"In what became a de facto third playoff game for Romo shortly prior to its start, on December 28, 2008, Romo and the Cowboys failed to compete against the Philadelphia Eagles in a 44–6 loss.[18] Romo committed three turnovers in the game and went 21/39 for 183 yards and no touchdowns.[19] The loss dropped Romo's combined record in December to 5–8 and again raised questions concerning Romo's performance in games of consequence.[20]"

2009 season:
"The Dallas Cowboys became the NFC East division champions with their season finale shutout of the Philadelphia Eagles, the second division title in Romo's three full seasons as the starting quarterback.
Romo had a 104.9 passer rating in a 34-14 win of the Philadelphia Eagles in the first round of the playoffs, earning the first play-off win in 13 years for the Dallas Cowboys, and his own first career post-season win.
However the following week in the NFC divisional rounds against the number two seed Minnesota Vikings, Romo had three fumbles (losing two), an interception and was sacked six times in the 34-3 loss."

No, really, these things really did happen! Romo's reputation as a choker didn't magically appear in the brains of 99% of football media at the same time out of some kind of hive mind fluke. He's got one playoff win and this is his seventh season as the Cowboys' starter. Nor has he been saddled with bad teams.

108
by Will Allen :: Tue, 09/11/2012 - 4:52pm

So Romo's rep as a qb in big moments is in good measure based upon his performance holding for point-after attempts?

Also, Billy Martin was a better post season hitter than Ted Williams, but I don't think anybody should pay much attention to that.

The Romo years have also been, for the most part, years of bad pass blocking, and poor play by Cowboys' defensive backs. The most wrongheaded cliche in the NFL for several years now has been the idea that the Cowboys had a talented roster.

113
by JIPanick :: Tue, 09/11/2012 - 5:18pm

No QB completes 100% of their passes; every QB gets sacked sometimes; every QB throws picks occasionally. Romo's career numbers in regular duty vs crunch time are very similar (as are most QBs with real sample sizes, Eli being the glaring active exception).

The idea that Romo fails in crunch time more than any other QB with a similar overall level of play should be expected to is entirely a media construct.

114
by tuluse :: Tue, 09/11/2012 - 5:22pm

I don't doubt that Romo is about the same in the clutch compared to the rest of the game. However, when he does fail, he find ways to make it hilarious.

122
by commissionerleaf :: Tue, 09/11/2012 - 6:28pm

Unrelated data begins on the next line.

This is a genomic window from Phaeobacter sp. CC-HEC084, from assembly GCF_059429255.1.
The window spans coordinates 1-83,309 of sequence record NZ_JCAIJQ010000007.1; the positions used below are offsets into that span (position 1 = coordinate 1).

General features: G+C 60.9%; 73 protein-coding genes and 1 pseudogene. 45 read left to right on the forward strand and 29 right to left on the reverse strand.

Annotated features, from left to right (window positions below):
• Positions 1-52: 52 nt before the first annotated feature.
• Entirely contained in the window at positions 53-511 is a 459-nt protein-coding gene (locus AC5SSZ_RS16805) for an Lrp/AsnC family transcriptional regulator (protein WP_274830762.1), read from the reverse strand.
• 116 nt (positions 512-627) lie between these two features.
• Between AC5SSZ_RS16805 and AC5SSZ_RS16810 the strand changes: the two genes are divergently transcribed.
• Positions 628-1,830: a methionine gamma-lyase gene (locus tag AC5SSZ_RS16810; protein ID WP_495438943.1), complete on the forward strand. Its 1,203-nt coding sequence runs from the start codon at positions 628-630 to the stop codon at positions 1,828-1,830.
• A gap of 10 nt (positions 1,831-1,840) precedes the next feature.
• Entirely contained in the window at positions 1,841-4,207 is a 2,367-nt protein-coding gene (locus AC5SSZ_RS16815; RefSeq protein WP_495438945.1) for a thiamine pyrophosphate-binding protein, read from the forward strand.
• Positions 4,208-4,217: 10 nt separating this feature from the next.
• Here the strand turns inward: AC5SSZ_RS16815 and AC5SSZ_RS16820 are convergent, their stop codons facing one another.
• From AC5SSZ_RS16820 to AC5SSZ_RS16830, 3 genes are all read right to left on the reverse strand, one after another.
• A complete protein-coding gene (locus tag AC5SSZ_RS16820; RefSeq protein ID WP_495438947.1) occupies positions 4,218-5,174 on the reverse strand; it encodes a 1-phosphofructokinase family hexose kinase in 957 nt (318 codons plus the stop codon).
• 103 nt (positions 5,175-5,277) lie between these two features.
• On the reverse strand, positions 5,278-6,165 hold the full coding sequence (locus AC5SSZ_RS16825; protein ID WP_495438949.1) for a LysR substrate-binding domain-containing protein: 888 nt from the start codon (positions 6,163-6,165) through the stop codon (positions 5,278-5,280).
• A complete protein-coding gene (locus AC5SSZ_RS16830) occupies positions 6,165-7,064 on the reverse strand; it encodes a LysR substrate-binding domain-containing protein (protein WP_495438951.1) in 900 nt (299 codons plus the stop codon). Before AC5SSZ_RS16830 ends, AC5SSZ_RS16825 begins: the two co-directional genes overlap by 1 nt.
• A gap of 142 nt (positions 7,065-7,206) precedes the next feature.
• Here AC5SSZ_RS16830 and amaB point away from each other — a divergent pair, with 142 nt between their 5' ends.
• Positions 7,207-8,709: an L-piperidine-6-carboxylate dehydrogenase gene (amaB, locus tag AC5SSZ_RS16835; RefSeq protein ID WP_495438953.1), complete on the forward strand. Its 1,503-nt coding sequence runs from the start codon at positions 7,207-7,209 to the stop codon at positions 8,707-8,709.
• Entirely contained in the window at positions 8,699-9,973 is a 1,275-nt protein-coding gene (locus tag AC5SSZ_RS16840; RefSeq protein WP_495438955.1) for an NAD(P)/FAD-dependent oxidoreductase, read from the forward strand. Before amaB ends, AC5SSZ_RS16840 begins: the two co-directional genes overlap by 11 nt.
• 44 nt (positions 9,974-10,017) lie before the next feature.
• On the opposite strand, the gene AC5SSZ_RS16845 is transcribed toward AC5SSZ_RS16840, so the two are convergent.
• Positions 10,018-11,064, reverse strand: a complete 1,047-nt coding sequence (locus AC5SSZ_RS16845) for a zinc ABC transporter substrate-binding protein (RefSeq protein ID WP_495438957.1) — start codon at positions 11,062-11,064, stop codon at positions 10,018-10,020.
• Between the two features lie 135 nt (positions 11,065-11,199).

I know he isn't active anymore, but Kurt Warner's playoff and SB numbers were insane.

135
by BigCheese :: Wed, 09/12/2012 - 1:52am

Well, anyone who holds that Seahawks loss against Romo's aility to perform underpressure is a complete moron. Like not being able to cleanly field a long snap for a FG in the rain has any correlation to playing QB.

Not to mention that the blame on that falls entirelly on Parcell's shoulders. I can see not removing Romo from hodler duties after he had gotten rpomoted to QB #1 because of his familiarity. But failing to do so in the bye week inmdeiately following the firing of Gramatica was indefensible. And directly led to that loss and the reputation that followed.

- Alvaro

Phil Simms is to analysts what Ryan Leaf is to NFL QBs

137
by theslothook :: Wed, 09/12/2012 - 3:35am

I thought Tom brady served as the prime example of why the choking concept is itself so ludicrous. Tom brady was the definition of clutch and then he wasn't.

The romo debacles just illustrate the main point that he ISN't an elite qb. note, hes committed heinous turnovers in games well before December and yet they aren't remembered and repeated with such gusto until the playoffs or near playoffs.

It reminds me a bit of that aaron rodgers can't win close games bs i heard over and over. I remember barnwell pointing out how several members of the media kept repeating how rodgers had a losing record in games decided by 4 pts or less. Ironic, because it turns out, in games decided by 3 pts or less, he had a slight losing record, in games decided by 1 pt or games decided between 5 and more pts, he had a winning record.

I know your a statistician RickD as am I actually(econometrician), and so I'm a bit surprised by you believing in choking. Has anyone conclusively ever proven choking really exists or this is just another media concoction?

138
by Will Allen :: Wed, 09/12/2012 - 4:13am

I have no problem believing that human beings' physical performance is often negatively affected by anxiety, some more so than others. I think the instances where we can get sample sizes large enough, with elite athletes, to determine, with confidence, which elite athletes those are, are exceedingly rare.